Who still sends postcards anyway? That must have been a widespread response to the news that Britain’s oldest postcard publishing firm, J Salmon, established in 1880, is closing down.
The habit of sending postcards to people at home from your holiday destination may well now seem quaint, a convention belonging to the dark ages before social media made communication so easy and so immediate.
Easy it certainly wasn’t. The whole process of sending postcards home to family and friends, which was an integral part of UK holidays back in the day, from the 1950s to the 1970s, say, was laborious and time-consuming. You had to take a list of names and addresses with you, and a pen that worked.
Then you had to choose and buy the cards, which might have involved visits to compare the multi-buy deals in various shops, and to select pictures that would appeal to individual recipients. The trip to the post office to buy stamps could dominate a whole afternoon. Sometimes you would leave it so late that you arrived home before the card.
Composing the message could present a challenge. Those with little facility with the written word would scratch around for something to say, while others, determined not to let the limited space thwart their literary style, would squeeze as much as possible into the small space available.
Content focused mainly on the weather, accommodation and activities, much like today’s social media communication, without the references to food and drink.
You really wouldn’t Instagram the average meal of a few decades ago, or the spam sandwiches and flasks of tea which accompanied the walks and the afternoons on the beach.
And instead of flattering representations of a hotel or boarding house, there would be a local scene with a message along the lines of ‘today we visited the beach just up from here’, or a picture of a hotel with ‘our room is marked with a cross’, the cross frequently omitted, or eradicated by the effects of smudgy ink and rainwater.
Postcards give a snapshot of an era and a certain kind of character, not just in the images of seaside resorts and towns and villages, but in the content and tone of the messages.
The determination to make the best of it no matter what shines through the assertions that everyone is ‘having a lovely time’ and that the weather is ‘nice when the rain stops’.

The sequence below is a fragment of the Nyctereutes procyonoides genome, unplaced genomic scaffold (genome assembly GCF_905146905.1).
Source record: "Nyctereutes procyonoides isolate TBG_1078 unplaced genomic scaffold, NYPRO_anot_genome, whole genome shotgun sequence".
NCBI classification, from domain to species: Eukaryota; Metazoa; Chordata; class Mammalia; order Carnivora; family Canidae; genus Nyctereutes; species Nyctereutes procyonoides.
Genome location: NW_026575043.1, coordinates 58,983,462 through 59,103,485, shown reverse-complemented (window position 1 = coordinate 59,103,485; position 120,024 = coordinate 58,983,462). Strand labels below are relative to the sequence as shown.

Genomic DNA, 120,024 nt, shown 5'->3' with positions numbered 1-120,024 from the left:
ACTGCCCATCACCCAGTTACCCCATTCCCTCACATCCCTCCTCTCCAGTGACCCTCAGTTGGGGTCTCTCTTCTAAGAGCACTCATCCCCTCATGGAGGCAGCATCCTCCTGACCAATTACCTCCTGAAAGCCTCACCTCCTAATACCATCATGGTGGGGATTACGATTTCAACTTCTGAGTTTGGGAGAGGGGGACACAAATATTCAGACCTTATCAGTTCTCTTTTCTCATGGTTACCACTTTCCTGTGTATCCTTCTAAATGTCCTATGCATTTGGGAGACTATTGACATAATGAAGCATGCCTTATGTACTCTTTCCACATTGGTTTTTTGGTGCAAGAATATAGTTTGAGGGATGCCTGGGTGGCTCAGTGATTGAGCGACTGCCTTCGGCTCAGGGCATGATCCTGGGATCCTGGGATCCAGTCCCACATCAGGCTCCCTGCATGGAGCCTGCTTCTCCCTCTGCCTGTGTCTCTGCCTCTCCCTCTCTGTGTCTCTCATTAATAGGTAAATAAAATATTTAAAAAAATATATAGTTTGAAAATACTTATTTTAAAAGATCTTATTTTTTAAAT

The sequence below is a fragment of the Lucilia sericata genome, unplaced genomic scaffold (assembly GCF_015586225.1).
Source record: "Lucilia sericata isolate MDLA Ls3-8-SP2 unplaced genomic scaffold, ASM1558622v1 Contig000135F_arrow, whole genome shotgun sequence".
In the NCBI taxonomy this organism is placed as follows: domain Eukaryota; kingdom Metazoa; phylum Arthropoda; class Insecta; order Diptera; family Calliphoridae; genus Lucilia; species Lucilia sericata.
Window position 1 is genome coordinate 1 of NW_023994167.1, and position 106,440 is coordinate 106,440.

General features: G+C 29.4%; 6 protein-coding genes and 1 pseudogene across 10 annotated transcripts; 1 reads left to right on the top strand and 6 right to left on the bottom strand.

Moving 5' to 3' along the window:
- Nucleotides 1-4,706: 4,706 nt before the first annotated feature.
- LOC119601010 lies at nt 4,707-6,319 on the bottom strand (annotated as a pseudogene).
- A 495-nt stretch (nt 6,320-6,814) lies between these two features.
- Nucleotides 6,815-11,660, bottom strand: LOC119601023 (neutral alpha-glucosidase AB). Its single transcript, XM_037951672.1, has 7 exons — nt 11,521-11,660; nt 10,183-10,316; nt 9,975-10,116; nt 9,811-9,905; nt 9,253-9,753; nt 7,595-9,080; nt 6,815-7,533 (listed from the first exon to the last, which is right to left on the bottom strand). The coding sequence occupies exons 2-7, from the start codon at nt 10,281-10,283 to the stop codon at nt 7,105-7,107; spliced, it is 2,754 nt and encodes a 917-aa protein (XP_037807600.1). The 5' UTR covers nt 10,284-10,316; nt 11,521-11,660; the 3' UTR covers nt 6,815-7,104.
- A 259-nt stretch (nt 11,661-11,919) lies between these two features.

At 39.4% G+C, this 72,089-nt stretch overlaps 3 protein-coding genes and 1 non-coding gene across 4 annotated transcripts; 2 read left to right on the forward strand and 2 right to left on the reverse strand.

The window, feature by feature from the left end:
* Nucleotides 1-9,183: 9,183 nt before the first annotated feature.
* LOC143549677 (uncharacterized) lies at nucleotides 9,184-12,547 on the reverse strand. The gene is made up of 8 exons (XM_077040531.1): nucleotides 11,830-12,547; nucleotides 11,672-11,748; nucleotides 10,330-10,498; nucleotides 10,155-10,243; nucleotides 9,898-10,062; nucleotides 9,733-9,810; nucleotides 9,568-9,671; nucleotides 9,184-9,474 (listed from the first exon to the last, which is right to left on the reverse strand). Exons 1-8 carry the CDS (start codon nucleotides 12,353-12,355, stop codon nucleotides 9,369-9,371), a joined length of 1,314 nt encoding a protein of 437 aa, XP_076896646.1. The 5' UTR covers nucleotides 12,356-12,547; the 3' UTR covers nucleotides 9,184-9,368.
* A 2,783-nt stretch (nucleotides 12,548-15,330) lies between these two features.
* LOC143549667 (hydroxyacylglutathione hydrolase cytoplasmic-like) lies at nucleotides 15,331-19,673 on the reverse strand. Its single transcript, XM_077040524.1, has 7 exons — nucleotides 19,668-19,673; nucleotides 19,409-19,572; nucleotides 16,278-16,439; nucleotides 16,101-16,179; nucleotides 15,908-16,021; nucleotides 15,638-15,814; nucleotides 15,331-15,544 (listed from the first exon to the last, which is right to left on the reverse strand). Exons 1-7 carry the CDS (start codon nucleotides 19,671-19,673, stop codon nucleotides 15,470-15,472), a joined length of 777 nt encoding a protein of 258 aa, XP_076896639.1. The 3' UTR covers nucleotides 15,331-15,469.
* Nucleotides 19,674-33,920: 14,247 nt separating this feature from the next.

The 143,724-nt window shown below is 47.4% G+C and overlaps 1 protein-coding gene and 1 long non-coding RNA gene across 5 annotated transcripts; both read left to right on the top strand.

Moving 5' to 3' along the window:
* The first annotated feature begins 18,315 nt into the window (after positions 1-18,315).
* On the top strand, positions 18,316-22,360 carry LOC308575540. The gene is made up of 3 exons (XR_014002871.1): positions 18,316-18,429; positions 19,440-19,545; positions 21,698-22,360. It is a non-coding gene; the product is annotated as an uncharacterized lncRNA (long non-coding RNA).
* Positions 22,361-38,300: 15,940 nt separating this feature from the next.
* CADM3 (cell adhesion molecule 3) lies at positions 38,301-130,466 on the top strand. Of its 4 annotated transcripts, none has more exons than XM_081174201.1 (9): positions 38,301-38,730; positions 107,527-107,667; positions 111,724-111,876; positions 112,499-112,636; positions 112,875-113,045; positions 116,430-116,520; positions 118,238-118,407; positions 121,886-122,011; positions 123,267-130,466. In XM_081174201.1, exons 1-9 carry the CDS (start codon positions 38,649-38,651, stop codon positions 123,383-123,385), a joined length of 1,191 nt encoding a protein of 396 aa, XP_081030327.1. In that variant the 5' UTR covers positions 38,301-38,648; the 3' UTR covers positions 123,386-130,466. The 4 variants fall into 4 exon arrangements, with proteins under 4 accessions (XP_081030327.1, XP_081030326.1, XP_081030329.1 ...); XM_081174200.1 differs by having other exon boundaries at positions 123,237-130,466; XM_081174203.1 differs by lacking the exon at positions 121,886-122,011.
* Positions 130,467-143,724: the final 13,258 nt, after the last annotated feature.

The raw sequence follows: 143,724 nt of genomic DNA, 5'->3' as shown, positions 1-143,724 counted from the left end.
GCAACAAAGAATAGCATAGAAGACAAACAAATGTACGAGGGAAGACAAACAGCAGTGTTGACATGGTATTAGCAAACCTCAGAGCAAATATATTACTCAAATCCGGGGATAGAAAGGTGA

Browsing through a postcard album is like reading a mini-history of people’s lives. You see friends and family growing more adventurous in their choice of destination, as package holidays become popular in the mid-1960s.
You see the personal or economic changes in their lives as postcards from the Isle of Wight or Skegness are replaced by those from Benidorm or Corfu. The arrival of a card from an unexpected place — ‘what’s she doing on Skyros?’ — whets your appetite for the story.
When we look through old postcards, the sight of someone’s written words can have a sharp impact, bringing the person to life in our minds, in a different way from photographs. The unexpected familiarity of someone’s writing, or the growing uncertainty of a faltering hand creates a pang, an awareness of passing time and the ties that bind us.
Postcards were a useful weapon in the arsenal of youthful romantic communication. If a relationship was at the delicate, almost-there stage and a letter from your holiday destination would be too heavy and a phone call difficult or impossible, a postcard could strike just the right note. Pens would hover over the message — is ‘wish you were here’ too obvious? does ‘having a great time’ suggest that the person is not missed? The days before emojis.
Stephen Duffy’s affecting song The Postcard uses just such a situation for a powerful story of teenage romance and death. His girlfriend Kimberley is on a school trip to France and she sends him a postcard.
You can imagine her carefully choosing the scene, and agonising over the message, perhaps consulting her friends and annoying everyone in the shop. She might use one of those scented gel pens. She needn’t have bothered, though, because he doesn’t remember getting the card, and he was off down The Crown with Debbie anyway. What a rat.
But fast-forward some time, and he finds the postcard and puts it on the wall, along with a photograph of him and Kimberley. She’s dead, victim of an accidental overdose. How could this have happened, he wonders, as the past closes in on him. In a tone similar to Ray Davies, he gives a thumbnail sketch of their time as a couple, walking home from the pub, broke, not smoking, hardly drinking, just enjoying talking and being close. Something changed for Kimberley. You can imagine him reading and re-reading the postcard, looking for clues in its brief message.
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